I've always liked to use my website to test out new technology. Recently I stopped hosting a few external sites for friends and family, which closed down my revenue stream to cover hosting charges. I was only paying $45 a month, but that adds up over a year. I needed a cheaper option to host brettmorgan.net.
Enter Docker Cloud. I've been using Docker on and off for about a year now. In my day job we successfully rolled out a UI regression testing framework using Docker. Now I could have set up Docker on my previous hosting provider, but that wouldn't saved me any money. Plus I wanted to give Docker Cloud a try.
Docker Cloud is a framework to automate the process of deploying your environment in the cloud. After a bit of research I was able to successfully migrate brettmorgan.net in one night.
Here's what I did.
Create a Node
First thing you need to do is set up a Node. A Node is the server that will have docker installed on it and will hold your containers. With Docker cloud you can have many nodes, but for my simple site I have one. The easiest way to get a node is to point Docker Cloud to a cloud provider that you already have an account with.
Since I was trying to do this on the cheap, I set up a $5/month account with Digital Ocean. I then went into Docker Cloud and filled out a simple form to create a node. This created a small server for me at Digital Ocean, it was all automated, very nice!
Create some Services
Now that I had a node, I wanted to create some services to run on it. Turns out services are just docker containers, with some extract features to link services together.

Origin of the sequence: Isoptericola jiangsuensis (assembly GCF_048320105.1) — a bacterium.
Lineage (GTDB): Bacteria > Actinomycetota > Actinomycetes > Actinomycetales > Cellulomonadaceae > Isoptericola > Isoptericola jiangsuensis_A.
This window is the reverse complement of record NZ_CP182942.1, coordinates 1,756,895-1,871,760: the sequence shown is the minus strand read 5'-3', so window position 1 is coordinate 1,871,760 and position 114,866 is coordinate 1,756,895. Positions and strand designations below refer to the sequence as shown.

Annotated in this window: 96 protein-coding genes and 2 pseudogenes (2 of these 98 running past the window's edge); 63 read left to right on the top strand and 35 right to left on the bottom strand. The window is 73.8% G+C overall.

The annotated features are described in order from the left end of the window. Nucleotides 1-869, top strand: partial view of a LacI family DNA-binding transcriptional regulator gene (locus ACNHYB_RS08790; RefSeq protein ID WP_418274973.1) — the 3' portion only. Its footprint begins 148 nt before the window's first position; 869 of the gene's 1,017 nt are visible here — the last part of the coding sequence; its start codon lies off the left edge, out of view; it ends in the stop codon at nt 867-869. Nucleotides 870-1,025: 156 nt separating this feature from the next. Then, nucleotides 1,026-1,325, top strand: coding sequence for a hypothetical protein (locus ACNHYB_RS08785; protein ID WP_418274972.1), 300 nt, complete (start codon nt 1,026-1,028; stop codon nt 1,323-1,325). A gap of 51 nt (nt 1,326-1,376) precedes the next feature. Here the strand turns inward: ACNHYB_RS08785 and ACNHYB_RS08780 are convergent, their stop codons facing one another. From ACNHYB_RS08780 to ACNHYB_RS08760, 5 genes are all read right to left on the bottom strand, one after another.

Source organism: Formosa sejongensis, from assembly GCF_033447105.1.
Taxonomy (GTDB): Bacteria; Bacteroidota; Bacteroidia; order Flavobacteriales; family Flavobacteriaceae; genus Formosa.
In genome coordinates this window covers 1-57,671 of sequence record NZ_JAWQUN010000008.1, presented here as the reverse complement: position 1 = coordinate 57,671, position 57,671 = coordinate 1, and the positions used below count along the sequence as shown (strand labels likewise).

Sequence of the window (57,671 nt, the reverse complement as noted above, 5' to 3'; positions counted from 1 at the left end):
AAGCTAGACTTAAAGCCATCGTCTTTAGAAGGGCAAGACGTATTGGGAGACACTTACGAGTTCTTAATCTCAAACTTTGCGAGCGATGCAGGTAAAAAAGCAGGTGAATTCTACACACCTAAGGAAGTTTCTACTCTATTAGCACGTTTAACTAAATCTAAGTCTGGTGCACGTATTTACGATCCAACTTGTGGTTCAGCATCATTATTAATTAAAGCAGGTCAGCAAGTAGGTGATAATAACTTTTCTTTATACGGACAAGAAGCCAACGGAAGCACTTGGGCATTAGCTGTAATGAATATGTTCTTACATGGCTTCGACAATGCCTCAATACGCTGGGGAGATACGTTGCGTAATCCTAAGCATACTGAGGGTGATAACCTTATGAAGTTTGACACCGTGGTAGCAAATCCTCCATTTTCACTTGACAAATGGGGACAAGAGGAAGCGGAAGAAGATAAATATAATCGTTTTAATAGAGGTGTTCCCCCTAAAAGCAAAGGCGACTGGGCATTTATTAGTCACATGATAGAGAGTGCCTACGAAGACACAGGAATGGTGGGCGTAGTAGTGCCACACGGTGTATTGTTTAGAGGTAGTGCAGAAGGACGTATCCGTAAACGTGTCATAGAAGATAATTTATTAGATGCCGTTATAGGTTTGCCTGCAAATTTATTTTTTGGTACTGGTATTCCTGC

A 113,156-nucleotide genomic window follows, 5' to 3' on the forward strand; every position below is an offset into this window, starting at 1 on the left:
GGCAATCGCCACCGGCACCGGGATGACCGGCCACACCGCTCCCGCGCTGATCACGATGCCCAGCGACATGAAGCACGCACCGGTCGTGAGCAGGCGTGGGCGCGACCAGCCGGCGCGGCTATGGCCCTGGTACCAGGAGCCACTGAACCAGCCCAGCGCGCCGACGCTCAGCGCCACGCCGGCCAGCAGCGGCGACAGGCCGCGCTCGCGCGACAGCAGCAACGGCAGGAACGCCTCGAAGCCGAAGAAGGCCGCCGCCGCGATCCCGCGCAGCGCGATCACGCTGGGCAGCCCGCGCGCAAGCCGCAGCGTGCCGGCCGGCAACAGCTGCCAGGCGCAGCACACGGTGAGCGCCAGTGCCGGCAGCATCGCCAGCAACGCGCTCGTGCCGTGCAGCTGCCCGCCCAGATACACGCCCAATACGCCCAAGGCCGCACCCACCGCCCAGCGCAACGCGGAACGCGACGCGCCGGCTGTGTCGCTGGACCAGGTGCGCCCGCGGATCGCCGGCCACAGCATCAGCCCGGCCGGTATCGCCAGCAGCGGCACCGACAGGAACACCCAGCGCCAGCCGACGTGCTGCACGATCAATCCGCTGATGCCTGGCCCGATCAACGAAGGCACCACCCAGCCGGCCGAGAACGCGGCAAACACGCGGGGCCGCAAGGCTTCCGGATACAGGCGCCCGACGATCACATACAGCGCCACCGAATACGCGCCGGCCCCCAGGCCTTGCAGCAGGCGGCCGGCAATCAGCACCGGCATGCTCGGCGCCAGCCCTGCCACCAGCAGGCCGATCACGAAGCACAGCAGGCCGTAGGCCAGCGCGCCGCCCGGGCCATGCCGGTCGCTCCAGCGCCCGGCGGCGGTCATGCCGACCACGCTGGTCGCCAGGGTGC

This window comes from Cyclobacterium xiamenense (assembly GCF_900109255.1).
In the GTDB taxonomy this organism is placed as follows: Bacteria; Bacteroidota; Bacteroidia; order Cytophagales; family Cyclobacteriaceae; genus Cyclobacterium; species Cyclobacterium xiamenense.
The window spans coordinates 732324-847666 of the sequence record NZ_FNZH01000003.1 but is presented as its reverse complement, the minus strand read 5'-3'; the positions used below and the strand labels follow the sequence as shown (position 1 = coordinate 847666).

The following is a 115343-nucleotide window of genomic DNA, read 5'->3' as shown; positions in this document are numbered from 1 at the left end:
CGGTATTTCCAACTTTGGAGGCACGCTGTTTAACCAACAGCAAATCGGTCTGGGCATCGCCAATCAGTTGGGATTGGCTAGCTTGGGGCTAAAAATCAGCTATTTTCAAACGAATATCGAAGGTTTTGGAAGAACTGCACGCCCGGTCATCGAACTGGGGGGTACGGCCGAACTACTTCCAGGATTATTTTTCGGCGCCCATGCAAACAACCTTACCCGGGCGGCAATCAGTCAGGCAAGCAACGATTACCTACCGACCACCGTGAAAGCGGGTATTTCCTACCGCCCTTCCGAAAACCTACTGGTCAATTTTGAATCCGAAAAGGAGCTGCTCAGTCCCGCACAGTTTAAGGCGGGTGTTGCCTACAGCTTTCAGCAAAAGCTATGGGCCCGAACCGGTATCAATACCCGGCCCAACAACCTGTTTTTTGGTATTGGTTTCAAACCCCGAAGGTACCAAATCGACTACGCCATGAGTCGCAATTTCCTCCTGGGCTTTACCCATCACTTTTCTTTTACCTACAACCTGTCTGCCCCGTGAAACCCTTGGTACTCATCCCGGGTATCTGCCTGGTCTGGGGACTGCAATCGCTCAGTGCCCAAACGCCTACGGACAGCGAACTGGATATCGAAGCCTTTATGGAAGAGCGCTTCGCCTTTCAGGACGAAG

I played around with setting up a Ghost container, and an Nginx container, and basically got every thing working, all without creating my own custom Docker images. I was able to use some plain images on Docker Hub and just configure them with some environment variable and volume mappings. I did this all from the Docker Cloud UI.
This was great, but there was another feature of Docker Cloud I wanted to try out, Stacks.
Create a Stack
I wanted a change a few of my services and add my another service to my node. Rather then do this all manually through services, I decide to use the Stack feature in Docker Cloud. My understanding is that is a lot like Docker Compose (I have used so, I can't really make comparison).
The idea of a Stack is that you create a Stackfile, that specs out all your services. Then you just start your stack and all the services come up. I was really easy to set up a stack file with all the services I needed.
Here is my stack file with private stuff changed.
lb: #load balancer image: 'dockercloud/haproxy:latest' links: - ghost #linked to ghost - web #linked to web ports: - '80:80' roles: - global ghost: image: 'ptimof/ghost:latest' command: 'npm start -production' environment: - 'GHOST_URL=http://any.site.com' - 'VIRTUAL_HOST=*site.net' #lb proxies to here volumes: - '/path/to/ghost/content:/var/lib/ghost' #maps to ghost content on host web: image: 'nginx:latest' environment: - VIRTUAL_HOST=foo.site.com #lb proxies to here - VIRTUAL_HOST_WEIGHT=1 volumes: - '/host/path:/usr/share/nginx/html:ro'
Docker Cloud made deploying my site really simple.